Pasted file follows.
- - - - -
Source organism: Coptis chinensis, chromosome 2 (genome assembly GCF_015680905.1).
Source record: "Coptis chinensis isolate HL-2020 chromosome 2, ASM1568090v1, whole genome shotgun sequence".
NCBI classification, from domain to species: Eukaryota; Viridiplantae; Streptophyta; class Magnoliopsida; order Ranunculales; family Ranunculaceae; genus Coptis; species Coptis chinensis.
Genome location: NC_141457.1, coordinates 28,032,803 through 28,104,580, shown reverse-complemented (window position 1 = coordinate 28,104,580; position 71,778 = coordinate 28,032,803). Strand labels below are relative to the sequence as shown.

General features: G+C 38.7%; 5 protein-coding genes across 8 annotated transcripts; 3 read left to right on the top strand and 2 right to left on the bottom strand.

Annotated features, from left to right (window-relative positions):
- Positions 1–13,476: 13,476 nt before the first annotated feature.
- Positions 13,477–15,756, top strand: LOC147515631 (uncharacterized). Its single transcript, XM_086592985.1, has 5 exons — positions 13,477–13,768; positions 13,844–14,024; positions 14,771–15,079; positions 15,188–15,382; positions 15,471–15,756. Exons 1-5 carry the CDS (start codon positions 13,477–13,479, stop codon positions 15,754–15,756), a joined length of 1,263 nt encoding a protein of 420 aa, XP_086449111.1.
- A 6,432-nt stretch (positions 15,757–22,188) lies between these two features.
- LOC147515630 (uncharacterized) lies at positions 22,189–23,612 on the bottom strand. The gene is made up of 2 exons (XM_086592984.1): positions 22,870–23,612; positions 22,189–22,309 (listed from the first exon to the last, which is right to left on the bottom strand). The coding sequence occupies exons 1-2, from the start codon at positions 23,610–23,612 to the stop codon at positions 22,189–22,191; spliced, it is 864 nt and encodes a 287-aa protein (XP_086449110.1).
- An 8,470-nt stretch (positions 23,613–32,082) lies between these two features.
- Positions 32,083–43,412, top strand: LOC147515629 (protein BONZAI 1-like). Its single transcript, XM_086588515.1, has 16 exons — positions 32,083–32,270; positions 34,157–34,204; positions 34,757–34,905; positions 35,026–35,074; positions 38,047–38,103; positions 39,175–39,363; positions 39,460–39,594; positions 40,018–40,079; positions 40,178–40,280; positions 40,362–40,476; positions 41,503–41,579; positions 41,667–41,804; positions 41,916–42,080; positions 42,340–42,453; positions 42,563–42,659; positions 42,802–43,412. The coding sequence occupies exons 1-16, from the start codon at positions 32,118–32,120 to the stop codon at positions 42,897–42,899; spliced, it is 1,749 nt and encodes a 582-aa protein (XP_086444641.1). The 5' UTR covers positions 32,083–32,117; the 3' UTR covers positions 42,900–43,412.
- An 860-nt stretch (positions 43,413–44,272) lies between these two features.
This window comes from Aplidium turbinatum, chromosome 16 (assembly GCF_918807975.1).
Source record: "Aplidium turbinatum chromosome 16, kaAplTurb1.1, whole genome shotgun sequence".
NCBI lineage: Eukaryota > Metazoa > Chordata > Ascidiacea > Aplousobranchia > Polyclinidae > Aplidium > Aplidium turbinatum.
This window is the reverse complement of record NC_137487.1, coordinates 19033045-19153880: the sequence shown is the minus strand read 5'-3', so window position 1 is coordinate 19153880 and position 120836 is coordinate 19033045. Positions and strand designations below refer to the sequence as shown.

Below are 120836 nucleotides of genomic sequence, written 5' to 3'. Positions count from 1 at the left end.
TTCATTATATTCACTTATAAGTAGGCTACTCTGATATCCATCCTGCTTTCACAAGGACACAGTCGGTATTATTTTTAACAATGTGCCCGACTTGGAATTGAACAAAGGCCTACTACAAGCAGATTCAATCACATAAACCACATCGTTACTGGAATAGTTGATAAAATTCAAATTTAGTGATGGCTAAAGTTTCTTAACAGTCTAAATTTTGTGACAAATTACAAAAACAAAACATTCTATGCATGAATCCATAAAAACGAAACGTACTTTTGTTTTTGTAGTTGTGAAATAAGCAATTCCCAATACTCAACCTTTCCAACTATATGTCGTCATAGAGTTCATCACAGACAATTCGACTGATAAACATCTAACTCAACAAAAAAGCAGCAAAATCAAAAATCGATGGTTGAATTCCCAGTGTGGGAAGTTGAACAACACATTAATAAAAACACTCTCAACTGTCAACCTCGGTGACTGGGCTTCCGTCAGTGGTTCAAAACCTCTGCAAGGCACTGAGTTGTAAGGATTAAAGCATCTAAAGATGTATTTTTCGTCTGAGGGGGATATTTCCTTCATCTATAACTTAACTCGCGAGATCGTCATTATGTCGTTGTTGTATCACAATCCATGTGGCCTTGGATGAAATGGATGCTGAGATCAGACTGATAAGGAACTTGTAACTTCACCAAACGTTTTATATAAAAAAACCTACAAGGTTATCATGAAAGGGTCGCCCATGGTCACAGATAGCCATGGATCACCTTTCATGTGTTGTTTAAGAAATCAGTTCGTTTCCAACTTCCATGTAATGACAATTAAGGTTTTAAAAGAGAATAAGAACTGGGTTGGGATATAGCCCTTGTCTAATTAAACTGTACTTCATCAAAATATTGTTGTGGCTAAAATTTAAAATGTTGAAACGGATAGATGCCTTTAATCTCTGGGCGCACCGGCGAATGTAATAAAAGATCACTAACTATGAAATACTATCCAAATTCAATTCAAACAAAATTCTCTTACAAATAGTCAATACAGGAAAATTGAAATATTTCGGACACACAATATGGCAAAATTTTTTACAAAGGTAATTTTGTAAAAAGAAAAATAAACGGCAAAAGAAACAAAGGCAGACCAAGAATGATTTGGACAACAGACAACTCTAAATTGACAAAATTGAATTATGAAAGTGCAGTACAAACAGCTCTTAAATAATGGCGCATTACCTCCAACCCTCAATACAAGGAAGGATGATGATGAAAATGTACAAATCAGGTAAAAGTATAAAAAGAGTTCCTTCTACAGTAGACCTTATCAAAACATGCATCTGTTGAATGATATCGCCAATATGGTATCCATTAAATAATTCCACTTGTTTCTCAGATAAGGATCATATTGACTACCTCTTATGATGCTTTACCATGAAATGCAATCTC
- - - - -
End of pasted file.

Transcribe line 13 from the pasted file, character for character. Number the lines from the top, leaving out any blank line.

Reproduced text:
- An 860-nt stretch (positions 43,413–44,272) lies between these two features.